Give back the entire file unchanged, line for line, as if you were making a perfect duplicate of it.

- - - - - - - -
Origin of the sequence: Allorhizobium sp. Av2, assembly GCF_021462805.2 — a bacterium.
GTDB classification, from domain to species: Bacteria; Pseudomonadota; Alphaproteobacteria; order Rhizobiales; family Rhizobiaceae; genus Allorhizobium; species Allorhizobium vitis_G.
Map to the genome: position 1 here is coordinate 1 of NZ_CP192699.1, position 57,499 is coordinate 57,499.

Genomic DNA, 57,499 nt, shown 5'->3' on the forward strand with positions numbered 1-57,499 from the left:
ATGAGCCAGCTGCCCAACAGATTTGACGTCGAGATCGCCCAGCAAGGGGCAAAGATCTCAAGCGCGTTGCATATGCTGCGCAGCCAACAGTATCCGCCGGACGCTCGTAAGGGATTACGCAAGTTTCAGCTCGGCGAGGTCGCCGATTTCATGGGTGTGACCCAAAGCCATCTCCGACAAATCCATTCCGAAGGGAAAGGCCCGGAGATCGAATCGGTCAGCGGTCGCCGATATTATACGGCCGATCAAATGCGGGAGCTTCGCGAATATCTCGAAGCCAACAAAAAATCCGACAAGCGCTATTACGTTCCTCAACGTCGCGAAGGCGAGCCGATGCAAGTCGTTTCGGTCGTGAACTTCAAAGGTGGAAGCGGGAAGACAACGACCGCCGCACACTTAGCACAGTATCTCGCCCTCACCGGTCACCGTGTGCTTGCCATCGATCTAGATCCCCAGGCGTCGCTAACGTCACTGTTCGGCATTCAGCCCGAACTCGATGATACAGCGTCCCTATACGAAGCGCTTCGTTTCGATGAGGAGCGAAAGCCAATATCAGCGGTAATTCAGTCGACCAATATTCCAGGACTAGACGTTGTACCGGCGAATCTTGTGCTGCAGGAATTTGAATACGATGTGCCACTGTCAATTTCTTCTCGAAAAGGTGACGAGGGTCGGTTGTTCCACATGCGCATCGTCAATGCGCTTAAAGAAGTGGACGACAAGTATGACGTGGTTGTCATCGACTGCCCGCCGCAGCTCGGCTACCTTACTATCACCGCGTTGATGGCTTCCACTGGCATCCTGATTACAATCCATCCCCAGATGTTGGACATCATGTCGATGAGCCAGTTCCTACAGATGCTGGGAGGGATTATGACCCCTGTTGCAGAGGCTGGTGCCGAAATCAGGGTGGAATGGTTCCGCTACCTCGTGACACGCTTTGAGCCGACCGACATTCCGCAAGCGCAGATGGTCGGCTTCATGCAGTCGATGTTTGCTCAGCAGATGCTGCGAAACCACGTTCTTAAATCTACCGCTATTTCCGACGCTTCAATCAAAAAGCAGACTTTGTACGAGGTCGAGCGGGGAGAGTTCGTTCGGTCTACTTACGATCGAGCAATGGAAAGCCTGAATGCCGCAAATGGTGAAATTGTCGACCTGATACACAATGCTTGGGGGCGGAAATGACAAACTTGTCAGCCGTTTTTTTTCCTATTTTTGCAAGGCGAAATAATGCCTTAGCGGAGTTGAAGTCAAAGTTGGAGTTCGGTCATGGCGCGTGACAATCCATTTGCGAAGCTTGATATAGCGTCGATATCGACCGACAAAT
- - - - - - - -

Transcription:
Origin of the sequence: Allorhizobium sp. Av2, assembly GCF_021462805.2 — a bacterium.
GTDB classification, from domain to species: Bacteria; Pseudomonadota; Alphaproteobacteria; order Rhizobiales; family Rhizobiaceae; genus Allorhizobium; species Allorhizobium vitis_G.
Map to the genome: position 1 here is coordinate 1 of NZ_CP192699.1, position 57,499 is coordinate 57,499.

Genomic DNA, 57,499 nt, shown 5'->3' on the forward strand with positions numbered 1-57,499 from the left:
ATGAGCCAGCTGCCCAACAGATTTGACGTCGAGATCGCCCAGCAAGGGGCAAAGATCTCAAGCGCGTTGCATATGCTGCGCAGCCAACAGTATCCGCCGGACGCTCGTAAGGGATTACGCAAGTTTCAGCTCGGCGAGGTCGCCGATTTCATGGGTGTGACCCAAAGCCATCTCCGACAAATCCATTCCGAAGGGAAAGGCCCGGAGATCGAATCGGTCAGCGGTCGCCGATATTATACGGCCGATCAAATGCGGGAGCTTCGCGAATATCTCGAAGCCAACAAAAAATCCGACAAGCGCTATTACGTTCCTCAACGTCGCGAAGGCGAGCCGATGCAAGTCGTTTCGGTCGTGAACTTCAAAGGTGGAAGCGGGAAGACAACGACCGCCGCACACTTAGCACAGTATCTCGCCCTCACCGGTCACCGTGTGCTTGCCATCGATCTAGATCCCCAGGCGTCGCTAACGTCACTGTTCGGCATTCAGCCCGAACTCGATGATACAGCGTCCCTATACGAAGCGCTTCGTTTCGATGAGGAGCGAAAGCCAATATCAGCGGTAATTCAGTCGACCAATATTCCAGGACTAGACGTTGTACCGGCGAATCTTGTGCTGCAGGAATTTGAATACGATGTGCCACTGTCAATTTCTTCTCGAAAAGGTGACGAGGGTCGGTTGTTCCACATGCGCATCGTCAATGCGCTTAAAGAAGTGGACGACAAGTATGACGTGGTTGTCATCGACTGCCCGCCGCAGCTCGGCTACCTTACTATCACCGCGTTGATGGCTTCCACTGGCATCCTGATTACAATCCATCCCCAGATGTTGGACATCATGTCGATGAGCCAGTTCCTACAGATGCTGGGAGGGATTATGACCCCTGTTGCAGAGGCTGGTGCCGAAATCAGGGTGGAATGGTTCCGCTACCTCGTGACACGCTTTGAGCCGACCGACATTCCGCAAGCGCAGATGGTCGGCTTCATGCAGTCGATGTTTGCTCAGCAGATGCTGCGAAACCACGTTCTTAAATCTACCGCTATTTCCGACGCTTCAATCAAAAAGCAGACTTTGTACGAGGTCGAGCGGGGAGAGTTCGTTCGGTCTACTTACGATCGAGCAATGGAAAGCCTGAATGCCGCAAATGGTGAAATTGTCGACCTGATACACAATGCTTGGGGGCGGAAATGACAAACTTGTCAGCCGTTTTTTTTCCTATTTTTGCAAGGCGAAATAATGCCTTAGCGGAGTTGAAGTCAAAGTTGGAGTTCGGTCATGGCGCGTGACAATCCATTTGCGAAGCTTGATATAGCGTCGATATCGACCGACAAAT